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Timeline of Mechanics, Electricity, Color and Lighting

Note: Most of the framework and details for events prior to year 1900 are from Wikipedia, except where it is obvious that original sources are cited. The goal is certainly not to rewrite history, but to call attention to the way that ideas evolve. Click here in order to skip ahead to the Detailed Chronology, which is the basis for the graphical timeline above. It includes many citations and links, including links to primary sources that are on the web. You can also skip to the bottom, the most recent items.

Newton:  In the late 1600s, Isaac Newton started a scientific revolution, for example by a new cause-and-effect understanding of planetary motion. Newton worked out his mechanics in one leap, and it is difficult to imagine it being otherwise. His laws of motion assume that friction is extraneous: "...a body in motion tends to remain in motion..." Very well, that almost makes sense, but he needed to take the next step and say "if I suppose frictionless motion and F=ma, what does that explain?" And then "suppose that planets move without friction." And then, "well, what keeps them on track? How about gravity?" To complete the picture, he wrote an algebraic law for gravity. Then, by the way, F=ma looks simple, but a is the second derivative of displacement with respect to time, so he had to invent calculus. He had to make a revolution. He couldn't make one timid advance at a time, really. He had to put all of his bold ideas on the table.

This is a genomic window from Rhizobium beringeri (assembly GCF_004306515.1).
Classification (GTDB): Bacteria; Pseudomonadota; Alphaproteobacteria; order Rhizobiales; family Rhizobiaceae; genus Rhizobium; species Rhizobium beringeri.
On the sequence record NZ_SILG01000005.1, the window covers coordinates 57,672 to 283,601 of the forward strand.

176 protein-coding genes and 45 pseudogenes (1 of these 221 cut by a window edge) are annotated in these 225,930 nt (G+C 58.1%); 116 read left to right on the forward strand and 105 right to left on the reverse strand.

Let us now be bold and try to describe Newton's approach:
  • Seek simple laws.
  • Be bold. Don't cling to old assumptions.
  • Embrace math.
  • Don't ignore simple examples. The story of Newton and the apple tree is probably true, but in any event it has logic. The apple always falls toward the center of the earth. Perhaps the earth's pull reaches the moon!
  • Calculate some answers.
  • Let your concepts grow out of the simple laws and mathematics. Give precise meanings to words.

Another view is this. The time was ripe for Newton's ideas, but suppose that he had not appeared and a group of lesser minds had made his discoveries. They would still be geniuses, but maybe two mathematicians and two astronomers, reading each other's work. They would have had an extended period of uncertainty and controversy while they shared their ideas. They would have needed an atmosphere of patience and tolerance for uncertainty. Today, some scientists enjoy such a climate, but others do not

Big bang of engineering: The two centuries after Newton were a time of great progress for science in general and physics in particular. Engineering was systematic, but technologies were narrow. The 1800s were the age of steam. Also in that era, a funny thing happened. Great minds seemed to work harder and harder, and new ideas were formulated in detail by Gauss, Ohm, Faraday, Henry, Helmholtz, Hamilton, Boltzmann, Gibbs, and others. Using physics that was freshly made clear, Charles Proteus Steinmetz developed the concepts and wrote the textbooks of systematic electrical engineering. Then at the turn of the century, it was enough. You could call it the big bang of engineering, or maybe the ragtime singularity. Edison's electric lights (first patented in 1880) gave impetus and electrical engineers were ready to string their wires and electrify the world. With great new textbooks (plus slide rules and graph paper) engineers had the confidence to change the world. With their collection of ideas from the Ragtime Era, engineers could feel well-trained and even arrogant for a good 50 years. Even vacuum-tube amplifiers were mainly an application of 19th century physics. In the 1950s, transistors were a new paradigm but somebody had to wire them up, so traditional engineering remained vital.